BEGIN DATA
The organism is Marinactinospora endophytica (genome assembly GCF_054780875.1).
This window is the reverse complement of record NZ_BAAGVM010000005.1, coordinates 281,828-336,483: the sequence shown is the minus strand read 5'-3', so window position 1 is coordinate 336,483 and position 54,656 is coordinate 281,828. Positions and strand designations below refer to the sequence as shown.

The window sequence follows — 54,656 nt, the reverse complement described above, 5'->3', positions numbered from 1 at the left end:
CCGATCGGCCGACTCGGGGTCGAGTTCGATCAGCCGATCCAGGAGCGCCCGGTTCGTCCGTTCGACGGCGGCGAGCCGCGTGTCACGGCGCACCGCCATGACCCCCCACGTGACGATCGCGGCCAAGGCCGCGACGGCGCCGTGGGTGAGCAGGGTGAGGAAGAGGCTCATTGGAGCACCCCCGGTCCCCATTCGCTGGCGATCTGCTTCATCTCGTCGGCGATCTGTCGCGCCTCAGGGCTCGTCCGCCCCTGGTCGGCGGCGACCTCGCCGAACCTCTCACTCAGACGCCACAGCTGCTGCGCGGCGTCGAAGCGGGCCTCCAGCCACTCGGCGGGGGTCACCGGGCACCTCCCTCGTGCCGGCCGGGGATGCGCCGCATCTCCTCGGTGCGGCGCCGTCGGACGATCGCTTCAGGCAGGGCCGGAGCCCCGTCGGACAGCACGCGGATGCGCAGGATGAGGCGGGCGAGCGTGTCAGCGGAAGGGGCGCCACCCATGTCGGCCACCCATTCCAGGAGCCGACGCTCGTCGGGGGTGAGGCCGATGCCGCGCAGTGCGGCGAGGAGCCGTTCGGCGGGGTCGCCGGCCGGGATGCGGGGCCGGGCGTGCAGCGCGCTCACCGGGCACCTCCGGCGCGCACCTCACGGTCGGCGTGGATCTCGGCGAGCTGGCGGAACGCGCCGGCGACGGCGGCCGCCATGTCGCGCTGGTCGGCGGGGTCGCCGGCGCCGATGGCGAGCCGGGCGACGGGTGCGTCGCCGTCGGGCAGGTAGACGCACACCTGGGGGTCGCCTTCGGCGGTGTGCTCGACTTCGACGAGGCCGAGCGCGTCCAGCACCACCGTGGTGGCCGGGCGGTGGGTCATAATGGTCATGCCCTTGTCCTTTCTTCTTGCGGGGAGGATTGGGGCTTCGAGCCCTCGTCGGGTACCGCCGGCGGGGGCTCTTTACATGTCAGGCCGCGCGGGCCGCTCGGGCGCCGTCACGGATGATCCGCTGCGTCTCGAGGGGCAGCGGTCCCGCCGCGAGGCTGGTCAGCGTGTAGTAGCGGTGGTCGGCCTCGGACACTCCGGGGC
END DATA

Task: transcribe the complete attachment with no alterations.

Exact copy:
The organism is Marinactinospora endophytica (genome assembly GCF_054780875.1).
This window is the reverse complement of record NZ_BAAGVM010000005.1, coordinates 281,828-336,483: the sequence shown is the minus strand read 5'-3', so window position 1 is coordinate 336,483 and position 54,656 is coordinate 281,828. Positions and strand designations below refer to the sequence as shown.

The window sequence follows — 54,656 nt, the reverse complement described above, 5'->3', positions numbered from 1 at the left end:
CCGATCGGCCGACTCGGGGTCGAGTTCGATCAGCCGATCCAGGAGCGCCCGGTTCGTCCGTTCGACGGCGGCGAGCCGCGTGTCACGGCGCACCGCCATGACCCCCCACGTGACGATCGCGGCCAAGGCCGCGACGGCGCCGTGGGTGAGCAGGGTGAGGAAGAGGCTCATTGGAGCACCCCCGGTCCCCATTCGCTGGCGATCTGCTTCATCTCGTCGGCGATCTGTCGCGCCTCAGGGCTCGTCCGCCCCTGGTCGGCGGCGACCTCGCCGAACCTCTCACTCAGACGCCACAGCTGCTGCGCGGCGTCGAAGCGGGCCTCCAGCCACTCGGCGGGGGTCACCGGGCACCTCCCTCGTGCCGGCCGGGGATGCGCCGCATCTCCTCGGTGCGGCGCCGTCGGACGATCGCTTCAGGCAGGGCCGGAGCCCCGTCGGACAGCACGCGGATGCGCAGGATGAGGCGGGCGAGCGTGTCAGCGGAAGGGGCGCCACCCATGTCGGCCACCCATTCCAGGAGCCGACGCTCGTCGGGGGTGAGGCCGATGCCGCGCAGTGCGGCGAGGAGCCGTTCGGCGGGGTCGCCGGCCGGGATGCGGGGCCGGGCGTGCAGCGCGCTCACCGGGCACCTCCGGCGCGCACCTCACGGTCGGCGTGGATCTCGGCGAGCTGGCGGAACGCGCCGGCGACGGCGGCCGCCATGTCGCGCTGGTCGGCGGGGTCGCCGGCGCCGATGGCGAGCCGGGCGACGGGTGCGTCGCCGTCGGGCAGGTAGACGCACACCTGGGGGTCGCCTTCGGCGGTGTGCTCGACTTCGACGAGGCCGAGCGCGTCCAGCACCACCGTGGTGGCCGGGCGGTGGGTCATAATGGTCATGCCCTTGTCCTTTCTTCTTGCGGGGAGGATTGGGGCTTCGAGCCCTCGTCGGGTACCGCCGGCGGGGGCTCTTTACATGTCAGGCCGCGCGGGCCGCTCGGGCGCCGTCACGGATGATCCGCTGCGTCTCGAGGGGCAGCGGTCCCGCCGCGAGGCTGGTCAGCGTGTAGTAGCGGTGGTCGGCCTCGGACACTCCGGGGC